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Dyspepsia and Associated Risk Factors at Yirga Cheffe Primary Hospital, Southern Ethiopia

Basha Ayele* and Eshetu Molla

Department of Medical Laboratory Science, College of Health Sciences and Medicine, Dilla University, PO Box 419, Dilla, Ethiopia

*Corresponding Author:
Ayele B
Department of Medical Laboratory Science
College of Health Sciences and Medicine
Dilla University, PO Box 419, Dilla, Ethiopia
E-mail: [email protected]

Received date: May 18, 2017; Accepted date: June 12, 2017; Published date: June 16, 2017

Citation: Ayele B, Molla E (2017) Dyspepsia and Associated Risk Factors at Yirga Cheffe Primary Hospital, Southern Ethiopia. Clin Microbiol 6:282. doi: 10.4172/2327-5073.1000282

Copyright: © 2017 Ayele B, et al. This is an open-access article distributed under the terms of the Creative Commons Attribution License, which permits unrestricted use, distribution, and reproduction in any medium, provided the original author and source are credited.

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Abstract

Dyspepsia is a common symptom of gastrointestinal disease with global distribution. The prevalence of this disorder varies between 3% and 40%. Dyspeptic symptoms account 10% of hospital admissions in Ethiopia. The aim of this study was to determine the contributing factors for dyspepsia at Yirga cheffe primary hospital, Southern Ethiopia.: A case control study design was conducted between July 6, 2016 and August 10, 2016 on a total of 168 patients at Yirga cheffe primary hospital, South Ethiopia. The Helicobacter pylori (H. pylori) stool antigen test was used to analyze the stool samples and a face to face interview was taken to assess other contributing factors for the infection. Ethical clearance and informed consents was obtained before data collection. Logistic regression analysis was used to estimate odds ratio (adjusted with 95% confidence interval) of positive responses to the different risk factors. Comparisons between groups were assessed with chi-square test and a P-value of <0.05 was considered statistically significant. Helicobacter pylori antigen was detected in 13 of the 168. Helicobacter pylori infection was six times more associated with dyspeptic patients than non-Dyspeptic individuals. Anxiety and depression was six and three times more likely associated with dyspepsia, respectively. Although dyspepsia was greater among male, and peaked in the age groups of 21-30 years old, the association was not statistically significant. Moreover, patients who consume foods containing peppercorn (“key wot”) have high chance of developing Dyspepsia. Study subjects who depend on untapped drinking water sources, treating their drinking water, smoking habit, chewing khat, washing their hand with soap, and their toilet with flush tank were not significantly associated with dyspepsia (P>0.05). Thus, early diagnosis of H. pylori, psychological treatment of patients and food habit of the individuals should give attention to prevent and control Dyspepsia even though additional studies need to be conducted.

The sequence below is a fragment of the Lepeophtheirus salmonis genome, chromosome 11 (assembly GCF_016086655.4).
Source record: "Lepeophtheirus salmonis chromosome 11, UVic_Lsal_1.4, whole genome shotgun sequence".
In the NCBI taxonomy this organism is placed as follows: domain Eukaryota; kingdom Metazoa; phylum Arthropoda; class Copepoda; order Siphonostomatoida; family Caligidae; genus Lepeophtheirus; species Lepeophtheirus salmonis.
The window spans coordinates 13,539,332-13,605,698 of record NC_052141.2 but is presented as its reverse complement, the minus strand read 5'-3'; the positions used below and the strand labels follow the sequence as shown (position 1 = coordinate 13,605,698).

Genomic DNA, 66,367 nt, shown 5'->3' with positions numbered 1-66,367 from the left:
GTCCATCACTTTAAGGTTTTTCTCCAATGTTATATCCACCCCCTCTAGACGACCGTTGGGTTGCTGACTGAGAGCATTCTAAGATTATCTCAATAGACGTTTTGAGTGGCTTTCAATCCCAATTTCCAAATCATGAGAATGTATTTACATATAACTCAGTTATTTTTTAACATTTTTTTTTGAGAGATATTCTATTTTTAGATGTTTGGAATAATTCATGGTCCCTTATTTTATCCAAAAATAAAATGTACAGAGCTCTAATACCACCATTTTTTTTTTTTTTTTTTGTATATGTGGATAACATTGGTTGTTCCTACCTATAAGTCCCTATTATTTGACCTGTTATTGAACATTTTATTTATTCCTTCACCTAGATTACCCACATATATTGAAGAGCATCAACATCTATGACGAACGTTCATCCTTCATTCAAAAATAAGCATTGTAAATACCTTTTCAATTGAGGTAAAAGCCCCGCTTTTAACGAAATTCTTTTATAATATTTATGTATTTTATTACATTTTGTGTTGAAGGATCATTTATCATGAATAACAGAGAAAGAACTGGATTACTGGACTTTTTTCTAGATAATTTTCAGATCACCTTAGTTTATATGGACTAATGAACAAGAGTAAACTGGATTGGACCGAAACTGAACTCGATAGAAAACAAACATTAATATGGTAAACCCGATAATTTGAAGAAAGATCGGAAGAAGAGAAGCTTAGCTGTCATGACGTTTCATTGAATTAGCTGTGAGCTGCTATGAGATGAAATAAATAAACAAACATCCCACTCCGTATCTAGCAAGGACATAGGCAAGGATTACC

Keywords

Helicobacter pylori; Stool Antigen test; Dyspepsia; Risk factors; Yirga cheffe

Introduction

Dyspepsia is a common symptom of gastrointestinal disease with global distribution [1]. It can occur due to organic causes, but the majority of patients suffer from Functional Dyspepsia (FD). It is broadly defined as pain or discomfort centered in the upper abdomen with symptoms such as epigastric pain, postprandial fullness, early satiety, anorexia, belching, nausea and vomiting, upper abdominal bloating, and even heartburn and regurgitation [2,3]. Dyspepsia is a symptom complex, rather than a diagnosis. Definitions of Dyspepsia have evolved over the years, from one that includes any symptom felt to be preferable to the upper gastrointestinal (GI) tract [4] to the Rome criteria [5-8] which have deliberately attempted to exclude heartburn and regurgitation from the definition, as these are felt to be indicative of underlying gastro-oesophageal reflux disease. Dyspeptic patients who undergo upper GI investigation and have pathological findings that may be responsible for the symptoms, such as peptic ulcer, are classed as having organic Dyspepsia. Those without a detectable cause, who make up over three-quarters of individuals, are labeled as having functional Dyspepsia, while gastro-oesophageal malignancy remains rare as a cause of Dyspepsia [9].

Dyspepsia is a global concern, although most of the published data have arisen from western countries. It is assumed that Dyspepsia in populations from developing countries is mostly organic in nature, whilst functional Dyspepsia is more prevalent in western nations [10]. The prevalence of this disorder varies between 3% and 40% according to different studies [11,12]. This variation in the prevalence rates may be related to differences in the definition of Dyspepsia in those studies. Although not life-threatening, the symptoms are long-lasting [13]. Various risk factors have been found to have associated with these disorders such as Helicobacter pylori (H. pylori ) infection [14,15], psychiatric disorders [14,16,17] and behavioral characteristics [18]. In addition, geographical distribution of functional Dyspepsia is different in the world [19-22]. Although people with Dyspepsia have a normal life expectancy [23,24], the impact on quality of life is substantial. There have been several studies reporting a reduced quality of life in patients with functional Dyspepsia, compared with healthy controls or the general population [25-28]. The direction of the association between reduced quality of life and Dyspepsia remains unclear, although in a 10-year follow-up of individuals from the community, one of the strongest predictors of the development of new-onset Dyspepsia was poor quality of life at baseline [29].